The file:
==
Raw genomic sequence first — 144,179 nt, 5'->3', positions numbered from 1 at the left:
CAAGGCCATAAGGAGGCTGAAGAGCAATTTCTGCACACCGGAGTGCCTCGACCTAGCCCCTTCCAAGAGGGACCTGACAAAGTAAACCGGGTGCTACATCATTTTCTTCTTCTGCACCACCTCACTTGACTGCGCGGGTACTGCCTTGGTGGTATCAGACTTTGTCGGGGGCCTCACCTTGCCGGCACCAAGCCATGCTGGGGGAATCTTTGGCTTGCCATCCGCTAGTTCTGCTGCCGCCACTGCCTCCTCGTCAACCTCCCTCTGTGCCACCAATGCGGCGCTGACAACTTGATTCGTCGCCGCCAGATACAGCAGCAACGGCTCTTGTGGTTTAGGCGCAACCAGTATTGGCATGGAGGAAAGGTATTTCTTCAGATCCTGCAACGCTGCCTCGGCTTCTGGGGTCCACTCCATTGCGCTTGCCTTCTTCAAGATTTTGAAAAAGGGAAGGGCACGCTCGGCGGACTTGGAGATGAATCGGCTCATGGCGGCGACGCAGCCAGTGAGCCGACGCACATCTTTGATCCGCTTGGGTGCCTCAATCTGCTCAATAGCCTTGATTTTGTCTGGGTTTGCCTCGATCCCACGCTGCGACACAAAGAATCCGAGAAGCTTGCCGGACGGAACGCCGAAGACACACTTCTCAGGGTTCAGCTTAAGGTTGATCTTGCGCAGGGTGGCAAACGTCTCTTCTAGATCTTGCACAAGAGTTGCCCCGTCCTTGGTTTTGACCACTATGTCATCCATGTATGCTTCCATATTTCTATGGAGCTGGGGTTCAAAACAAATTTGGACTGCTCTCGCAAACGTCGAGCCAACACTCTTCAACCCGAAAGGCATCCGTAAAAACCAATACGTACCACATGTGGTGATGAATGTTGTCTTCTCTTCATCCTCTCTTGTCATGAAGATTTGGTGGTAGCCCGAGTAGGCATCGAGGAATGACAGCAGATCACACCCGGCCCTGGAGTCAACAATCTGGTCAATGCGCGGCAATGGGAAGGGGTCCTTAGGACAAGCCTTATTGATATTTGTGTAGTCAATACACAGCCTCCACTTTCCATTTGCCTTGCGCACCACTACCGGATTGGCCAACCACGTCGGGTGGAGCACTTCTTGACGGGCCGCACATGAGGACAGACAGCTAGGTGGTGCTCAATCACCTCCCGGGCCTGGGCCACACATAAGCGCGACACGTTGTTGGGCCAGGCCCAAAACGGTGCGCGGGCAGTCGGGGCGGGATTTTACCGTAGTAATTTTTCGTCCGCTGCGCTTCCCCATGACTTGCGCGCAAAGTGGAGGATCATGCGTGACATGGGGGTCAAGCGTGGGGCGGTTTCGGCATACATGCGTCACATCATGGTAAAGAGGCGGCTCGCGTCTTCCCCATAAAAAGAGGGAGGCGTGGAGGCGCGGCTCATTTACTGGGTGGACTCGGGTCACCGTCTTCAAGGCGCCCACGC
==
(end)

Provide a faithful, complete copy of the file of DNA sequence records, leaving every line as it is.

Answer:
Raw genomic sequence first — 144,179 nt, 5'->3', positions numbered from 1 at the left:
CAAGGCCATAAGGAGGCTGAAGAGCAATTTCTGCACACCGGAGTGCCTCGACCTAGCCCCTTCCAAGAGGGACCTGACAAAGTAAACCGGGTGCTACATCATTTTCTTCTTCTGCACCACCTCACTTGACTGCGCGGGTACTGCCTTGGTGGTATCAGACTTTGTCGGGGGCCTCACCTTGCCGGCACCAAGCCATGCTGGGGGAATCTTTGGCTTGCCATCCGCTAGTTCTGCTGCCGCCACTGCCTCCTCGTCAACCTCCCTCTGTGCCACCAATGCGGCGCTGACAACTTGATTCGTCGCCGCCAGATACAGCAGCAACGGCTCTTGTGGTTTAGGCGCAACCAGTATTGGCATGGAGGAAAGGTATTTCTTCAGATCCTGCAACGCTGCCTCGGCTTCTGGGGTCCACTCCATTGCGCTTGCCTTCTTCAAGATTTTGAAAAAGGGAAGGGCACGCTCGGCGGACTTGGAGATGAATCGGCTCATGGCGGCGACGCAGCCAGTGAGCCGACGCACATCTTTGATCCGCTTGGGTGCCTCAATCTGCTCAATAGCCTTGATTTTGTCTGGGTTTGCCTCGATCCCACGCTGCGACACAAAGAATCCGAGAAGCTTGCCGGACGGAACGCCGAAGACACACTTCTCAGGGTTCAGCTTAAGGTTGATCTTGCGCAGGGTGGCAAACGTCTCTTCTAGATCTTGCACAAGAGTTGCCCCGTCCTTGGTTTTGACCACTATGTCATCCATGTATGCTTCCATATTTCTATGGAGCTGGGGTTCAAAACAAATTTGGACTGCTCTCGCAAACGTCGAGCCAACACTCTTCAACCCGAAAGGCATCCGTAAAAACCAATACGTACCACATGTGGTGATGAATGTTGTCTTCTCTTCATCCTCTCTTGTCATGAAGATTTGGTGGTAGCCCGAGTAGGCATCGAGGAATGACAGCAGATCACACCCGGCCCTGGAGTCAACAATCTGGTCAATGCGCGGCAATGGGAAGGGGTCCTTAGGACAAGCCTTATTGATATTTGTGTAGTCAATACACAGCCTCCACTTTCCATTTGCCTTGCGCACCACTACCGGATTGGCCAACCACGTCGGGTGGAGCACTTCTTGACGGGCCGCACATGAGGACAGACAGCTAGGTGGTGCTCAATCACCTCCCGGGCCTGGGCCACACATAAGCGCGACACGTTGTTGGGCCAGGCCCAAAACGGTGCGCGGGCAGTCGGGGCGGGATTTTACCGTAGTAATTTTTCGTCCGCTGCGCTTCCCCATGACTTGCGCGCAAAGTGGAGGATCATGCGTGACATGGGGGTCAAGCGTGGGGCGGTTTCGGCATACATGCGTCACATCATGGTAAAGAGGCGGCTCGCGTCTTCCCCATAAAAAGAGGGAGGCGTGGAGGCGCGGCTCATTTACTGGGTGGACTCGGGTCACCGTCTTCAAGGCGCCCACGC